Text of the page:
Quiz Answer Key and Fun Facts
1. Growing up in Indiana, I often spotted this member of the plover family in our large back field. It often protects its nest by feigning injury to distract predators.
2. Living in Texas, it was a thrill to see this amazing bird dipping and swooping for insects with its gray head and extremely long tail.
3. Over the wheat fields of Oklahoma, I often saw this bird perched on a telephone line, searching for prey. With its tell-tale rusty back and bluish wings, it is the smallest US falcon.
4. Next was a move to Alaska, where this predatory bird is quite common to see, usually in the company of ravens. Large and regal, the white head and tail and dark body make it unmistakable.
5. Another Alaskan bird. A large flock of about 50 of these ate every berry off my mountain ash tree. Slightly larger than its southern cousin, this brown bird is identified by the crest on its head, yellow, white and black wing markings, and cinnamon undertail.
6. Next it's off to the Mojave Desert, in Southern California. I spotted this large orange and black bird drinking from my hummingbird feeder one day. The solid black tail and solid golden orange crown distinguish it from its more famous eastern cousin.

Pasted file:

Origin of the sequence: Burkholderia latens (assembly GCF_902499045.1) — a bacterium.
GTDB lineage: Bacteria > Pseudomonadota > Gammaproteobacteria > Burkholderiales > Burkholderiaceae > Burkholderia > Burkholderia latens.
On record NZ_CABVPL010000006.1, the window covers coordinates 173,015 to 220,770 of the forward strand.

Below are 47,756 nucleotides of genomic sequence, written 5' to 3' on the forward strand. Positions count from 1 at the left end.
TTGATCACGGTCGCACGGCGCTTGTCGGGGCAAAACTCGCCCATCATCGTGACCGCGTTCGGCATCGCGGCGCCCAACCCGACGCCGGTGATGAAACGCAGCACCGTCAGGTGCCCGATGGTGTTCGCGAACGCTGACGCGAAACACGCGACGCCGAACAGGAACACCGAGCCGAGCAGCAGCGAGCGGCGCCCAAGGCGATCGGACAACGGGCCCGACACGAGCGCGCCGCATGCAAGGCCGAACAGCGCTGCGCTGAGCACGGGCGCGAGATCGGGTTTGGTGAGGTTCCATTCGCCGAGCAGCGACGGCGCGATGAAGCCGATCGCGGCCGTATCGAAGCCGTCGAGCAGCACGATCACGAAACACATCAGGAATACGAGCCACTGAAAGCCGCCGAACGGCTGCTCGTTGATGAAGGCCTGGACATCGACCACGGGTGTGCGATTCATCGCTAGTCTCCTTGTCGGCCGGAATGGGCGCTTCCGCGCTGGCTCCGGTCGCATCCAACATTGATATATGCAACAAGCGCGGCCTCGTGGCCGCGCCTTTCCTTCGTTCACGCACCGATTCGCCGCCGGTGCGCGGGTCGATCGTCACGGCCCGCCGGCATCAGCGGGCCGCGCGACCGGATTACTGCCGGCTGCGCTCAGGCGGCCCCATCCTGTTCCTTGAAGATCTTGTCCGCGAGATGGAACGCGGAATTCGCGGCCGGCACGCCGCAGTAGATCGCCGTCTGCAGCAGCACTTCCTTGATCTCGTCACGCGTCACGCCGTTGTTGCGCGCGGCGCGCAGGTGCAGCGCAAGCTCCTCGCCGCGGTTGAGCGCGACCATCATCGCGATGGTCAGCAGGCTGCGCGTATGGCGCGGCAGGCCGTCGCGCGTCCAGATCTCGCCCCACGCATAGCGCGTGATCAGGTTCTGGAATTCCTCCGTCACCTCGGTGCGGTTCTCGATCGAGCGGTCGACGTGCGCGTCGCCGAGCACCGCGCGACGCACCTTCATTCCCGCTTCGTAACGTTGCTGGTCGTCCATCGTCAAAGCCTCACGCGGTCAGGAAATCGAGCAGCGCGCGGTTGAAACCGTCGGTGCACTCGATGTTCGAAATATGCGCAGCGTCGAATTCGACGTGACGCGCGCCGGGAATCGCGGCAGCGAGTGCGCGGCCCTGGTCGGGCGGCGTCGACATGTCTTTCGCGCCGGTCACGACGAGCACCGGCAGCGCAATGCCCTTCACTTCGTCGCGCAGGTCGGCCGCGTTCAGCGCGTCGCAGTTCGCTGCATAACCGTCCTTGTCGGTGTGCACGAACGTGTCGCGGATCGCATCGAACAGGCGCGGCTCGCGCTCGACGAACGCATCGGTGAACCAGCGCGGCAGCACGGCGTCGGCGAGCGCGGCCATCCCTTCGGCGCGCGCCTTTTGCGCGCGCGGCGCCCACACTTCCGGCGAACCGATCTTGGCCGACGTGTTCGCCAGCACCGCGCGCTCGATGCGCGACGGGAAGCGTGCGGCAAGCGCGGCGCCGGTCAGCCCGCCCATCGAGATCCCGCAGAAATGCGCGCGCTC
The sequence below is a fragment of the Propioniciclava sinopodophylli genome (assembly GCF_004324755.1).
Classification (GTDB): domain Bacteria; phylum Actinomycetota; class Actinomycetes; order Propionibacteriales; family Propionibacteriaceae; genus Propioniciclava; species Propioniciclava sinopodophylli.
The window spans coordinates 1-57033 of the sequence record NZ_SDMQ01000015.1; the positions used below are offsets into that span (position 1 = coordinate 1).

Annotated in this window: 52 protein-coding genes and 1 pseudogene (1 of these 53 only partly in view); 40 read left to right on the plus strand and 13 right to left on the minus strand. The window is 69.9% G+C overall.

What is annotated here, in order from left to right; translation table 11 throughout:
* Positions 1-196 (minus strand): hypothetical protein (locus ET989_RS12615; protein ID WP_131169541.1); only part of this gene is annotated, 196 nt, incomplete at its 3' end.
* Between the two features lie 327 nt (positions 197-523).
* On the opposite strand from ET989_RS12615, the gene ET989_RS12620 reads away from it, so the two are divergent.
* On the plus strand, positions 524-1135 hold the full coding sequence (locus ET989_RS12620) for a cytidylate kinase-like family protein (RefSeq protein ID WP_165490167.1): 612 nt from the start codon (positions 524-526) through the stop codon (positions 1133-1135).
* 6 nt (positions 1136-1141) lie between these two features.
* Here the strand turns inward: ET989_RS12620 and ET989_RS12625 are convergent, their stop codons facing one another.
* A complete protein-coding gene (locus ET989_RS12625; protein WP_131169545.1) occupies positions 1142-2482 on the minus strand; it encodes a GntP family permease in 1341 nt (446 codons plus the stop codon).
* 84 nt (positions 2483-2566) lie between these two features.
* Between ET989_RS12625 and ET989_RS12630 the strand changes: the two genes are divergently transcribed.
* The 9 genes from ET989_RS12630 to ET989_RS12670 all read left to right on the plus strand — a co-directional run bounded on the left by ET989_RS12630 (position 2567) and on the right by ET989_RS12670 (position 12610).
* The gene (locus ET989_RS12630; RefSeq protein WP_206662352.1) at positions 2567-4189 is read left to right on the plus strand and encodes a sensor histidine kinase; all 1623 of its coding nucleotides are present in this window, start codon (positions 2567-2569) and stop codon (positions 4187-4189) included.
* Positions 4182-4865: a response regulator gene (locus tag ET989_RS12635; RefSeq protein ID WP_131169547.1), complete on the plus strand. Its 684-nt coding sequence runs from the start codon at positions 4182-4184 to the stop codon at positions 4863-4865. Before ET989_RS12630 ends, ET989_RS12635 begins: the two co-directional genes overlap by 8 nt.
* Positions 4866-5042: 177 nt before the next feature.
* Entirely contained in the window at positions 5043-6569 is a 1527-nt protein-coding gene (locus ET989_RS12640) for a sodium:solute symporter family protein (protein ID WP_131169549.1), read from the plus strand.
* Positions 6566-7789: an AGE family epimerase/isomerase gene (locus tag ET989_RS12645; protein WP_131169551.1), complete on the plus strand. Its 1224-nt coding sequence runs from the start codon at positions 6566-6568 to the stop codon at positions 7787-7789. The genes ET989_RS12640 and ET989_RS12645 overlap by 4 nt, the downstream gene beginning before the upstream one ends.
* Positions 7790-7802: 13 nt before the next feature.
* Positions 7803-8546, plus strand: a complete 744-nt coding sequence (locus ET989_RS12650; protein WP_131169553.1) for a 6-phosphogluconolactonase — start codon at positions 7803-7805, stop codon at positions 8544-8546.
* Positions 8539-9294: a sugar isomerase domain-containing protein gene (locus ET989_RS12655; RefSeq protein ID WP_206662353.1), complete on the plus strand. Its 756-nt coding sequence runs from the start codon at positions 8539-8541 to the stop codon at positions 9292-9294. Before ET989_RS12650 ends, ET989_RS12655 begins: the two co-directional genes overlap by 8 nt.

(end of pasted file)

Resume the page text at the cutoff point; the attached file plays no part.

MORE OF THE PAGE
7. Next we moved to the panhandle of Florida, where I hoped to see this bird during its migration. The male is very brightly colored, with red underside, blue head and greenish-yellow back. Which bunting am I talking about?
8. This Florida black-headed bird was easy to see (and hear), when visiting the beach. The largest of the dark-headed gulls, it's easy to tell it by its hilarious call.
9. During a brief stop in Georgia, this gorgeous red bird with black wings and black tail sang his heart out at the top of a pine tree.
10. Back in the Mojave Desert for the second time, we spotted this little owl by the side of the road. His underground home, sandy color, and long legs helped us identify him right away.
Source: Author djsgal
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